When my family returned to the United States after six weeks of quarantine in Shanghai, our friends and relatives responded with congratulations and relief that we were finally safe. Less than a week since arriving back home, however, we don’t quite share our loved ones’ sentiments. We felt safer in Shanghai as conditions improved than we do in the U.S.
Everybody must accept their own responsibility, vulnerability and complicity — sacrificing “rights” for the collective good — or many of us will die.
Our anxiety was triggered as soon as we stepped on American soil. In China, airport medical checks happened before we were allowed into areas with other passengers. At Chicago O’Hare International Airport, we waited in line with hundreds of other passengers at border security before finally being identified as having just returned from China. At that point, we were escorted to the side by an apologetic young man in a Centers for Disease Control and Prevention jacket who checked our temperatures and gave us a packet informing us that, as individuals traveling from China, the CDC requested we isolate ourselves as much as possible for 14 days. Airport staff never even asked where we were going.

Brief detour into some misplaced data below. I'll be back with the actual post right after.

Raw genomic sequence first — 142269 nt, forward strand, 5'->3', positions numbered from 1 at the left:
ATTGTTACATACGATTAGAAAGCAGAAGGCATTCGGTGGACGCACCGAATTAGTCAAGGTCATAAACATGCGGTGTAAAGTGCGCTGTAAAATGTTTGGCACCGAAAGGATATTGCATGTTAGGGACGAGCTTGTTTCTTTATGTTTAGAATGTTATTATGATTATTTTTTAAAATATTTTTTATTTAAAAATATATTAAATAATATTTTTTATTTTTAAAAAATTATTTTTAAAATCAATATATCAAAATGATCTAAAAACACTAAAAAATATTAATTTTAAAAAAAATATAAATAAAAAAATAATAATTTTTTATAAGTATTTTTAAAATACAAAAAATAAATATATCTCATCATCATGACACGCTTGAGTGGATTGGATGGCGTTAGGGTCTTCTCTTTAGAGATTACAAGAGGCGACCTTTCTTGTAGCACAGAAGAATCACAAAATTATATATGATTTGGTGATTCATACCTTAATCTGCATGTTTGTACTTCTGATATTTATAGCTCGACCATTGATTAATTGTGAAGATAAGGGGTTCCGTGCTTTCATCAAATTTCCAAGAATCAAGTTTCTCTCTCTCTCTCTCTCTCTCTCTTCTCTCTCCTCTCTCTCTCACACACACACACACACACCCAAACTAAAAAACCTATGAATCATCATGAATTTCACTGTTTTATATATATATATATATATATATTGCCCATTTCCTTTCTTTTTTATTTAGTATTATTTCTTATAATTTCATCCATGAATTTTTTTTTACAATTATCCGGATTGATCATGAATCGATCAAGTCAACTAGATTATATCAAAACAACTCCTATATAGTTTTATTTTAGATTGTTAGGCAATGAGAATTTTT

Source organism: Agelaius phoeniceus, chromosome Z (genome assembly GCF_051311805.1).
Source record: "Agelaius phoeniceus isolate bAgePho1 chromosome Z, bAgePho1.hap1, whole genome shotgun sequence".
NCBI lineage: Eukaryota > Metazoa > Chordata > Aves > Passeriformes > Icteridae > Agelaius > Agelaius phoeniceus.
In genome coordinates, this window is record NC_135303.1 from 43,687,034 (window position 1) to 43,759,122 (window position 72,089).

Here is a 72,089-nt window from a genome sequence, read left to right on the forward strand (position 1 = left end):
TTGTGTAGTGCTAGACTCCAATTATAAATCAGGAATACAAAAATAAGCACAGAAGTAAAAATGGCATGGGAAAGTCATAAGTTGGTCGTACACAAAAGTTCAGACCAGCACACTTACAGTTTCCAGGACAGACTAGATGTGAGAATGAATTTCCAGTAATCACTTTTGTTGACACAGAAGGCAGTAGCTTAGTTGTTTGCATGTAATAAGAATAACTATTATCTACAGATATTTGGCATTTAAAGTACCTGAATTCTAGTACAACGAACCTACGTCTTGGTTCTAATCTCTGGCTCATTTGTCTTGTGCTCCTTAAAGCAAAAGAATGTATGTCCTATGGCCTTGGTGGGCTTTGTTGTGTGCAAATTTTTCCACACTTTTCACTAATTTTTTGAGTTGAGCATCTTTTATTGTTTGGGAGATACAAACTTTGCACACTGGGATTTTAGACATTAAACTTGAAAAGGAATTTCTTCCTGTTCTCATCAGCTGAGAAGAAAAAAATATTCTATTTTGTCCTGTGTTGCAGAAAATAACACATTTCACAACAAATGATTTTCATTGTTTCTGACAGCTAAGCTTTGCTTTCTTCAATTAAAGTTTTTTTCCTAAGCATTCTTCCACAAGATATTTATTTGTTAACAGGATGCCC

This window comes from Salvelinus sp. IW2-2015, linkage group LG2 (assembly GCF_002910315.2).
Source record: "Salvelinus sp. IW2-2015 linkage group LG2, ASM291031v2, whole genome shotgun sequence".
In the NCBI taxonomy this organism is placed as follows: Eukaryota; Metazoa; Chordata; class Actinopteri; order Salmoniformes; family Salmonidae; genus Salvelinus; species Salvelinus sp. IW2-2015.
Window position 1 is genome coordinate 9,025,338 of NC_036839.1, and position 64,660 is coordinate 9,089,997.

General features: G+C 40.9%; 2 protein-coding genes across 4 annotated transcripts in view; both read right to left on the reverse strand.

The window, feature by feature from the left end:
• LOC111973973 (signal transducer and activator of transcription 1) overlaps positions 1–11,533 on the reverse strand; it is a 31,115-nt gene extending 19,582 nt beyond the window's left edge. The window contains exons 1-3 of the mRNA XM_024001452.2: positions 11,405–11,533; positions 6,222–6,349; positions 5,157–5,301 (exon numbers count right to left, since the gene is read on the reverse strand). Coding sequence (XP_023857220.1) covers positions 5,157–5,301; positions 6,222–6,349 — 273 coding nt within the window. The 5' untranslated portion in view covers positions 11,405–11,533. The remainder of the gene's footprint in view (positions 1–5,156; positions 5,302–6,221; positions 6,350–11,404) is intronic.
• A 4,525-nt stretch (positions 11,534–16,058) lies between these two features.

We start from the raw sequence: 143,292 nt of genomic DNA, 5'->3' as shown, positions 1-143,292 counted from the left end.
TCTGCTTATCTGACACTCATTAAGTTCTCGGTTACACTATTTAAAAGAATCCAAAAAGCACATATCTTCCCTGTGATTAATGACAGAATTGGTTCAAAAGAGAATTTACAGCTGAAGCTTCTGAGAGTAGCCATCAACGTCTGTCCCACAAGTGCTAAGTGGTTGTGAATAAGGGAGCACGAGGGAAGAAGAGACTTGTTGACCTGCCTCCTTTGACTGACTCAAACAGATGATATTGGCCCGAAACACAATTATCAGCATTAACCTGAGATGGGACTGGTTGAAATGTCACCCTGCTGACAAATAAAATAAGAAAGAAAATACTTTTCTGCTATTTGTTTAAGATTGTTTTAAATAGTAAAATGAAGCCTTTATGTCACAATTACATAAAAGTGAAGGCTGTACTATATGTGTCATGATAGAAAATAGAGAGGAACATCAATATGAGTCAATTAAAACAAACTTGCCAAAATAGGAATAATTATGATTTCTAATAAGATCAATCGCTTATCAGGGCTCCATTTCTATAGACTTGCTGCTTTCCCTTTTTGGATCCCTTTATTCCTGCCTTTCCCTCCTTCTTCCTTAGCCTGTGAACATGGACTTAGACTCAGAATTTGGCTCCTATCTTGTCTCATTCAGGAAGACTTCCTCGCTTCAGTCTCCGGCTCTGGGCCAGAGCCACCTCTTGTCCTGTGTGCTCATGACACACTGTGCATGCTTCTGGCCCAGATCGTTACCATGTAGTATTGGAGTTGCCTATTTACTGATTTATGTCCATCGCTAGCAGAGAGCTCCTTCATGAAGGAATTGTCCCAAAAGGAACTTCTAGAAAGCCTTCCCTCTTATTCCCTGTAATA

I’ve now lived through a coronavirus quarantine in the two countries, and the differences are stark well beyond their airports. In China, the obligation to isolate felt shared and the public changed their habits almost immediately. Sterilization, cleanliness and social distancing were prioritized by everyone at all times. Rightly or wrongly, the Chinese state’s heavy-handed approach seemed to work.
In contrast, individual liberty is the engine that drives American exceptionalism. There are certainly valid questions about how much of it to sacrifice in the name of the public good, but our laissez-faire attitude, prioritization of personal freedom and utter lack of government leadership have left Americans confused and exposed.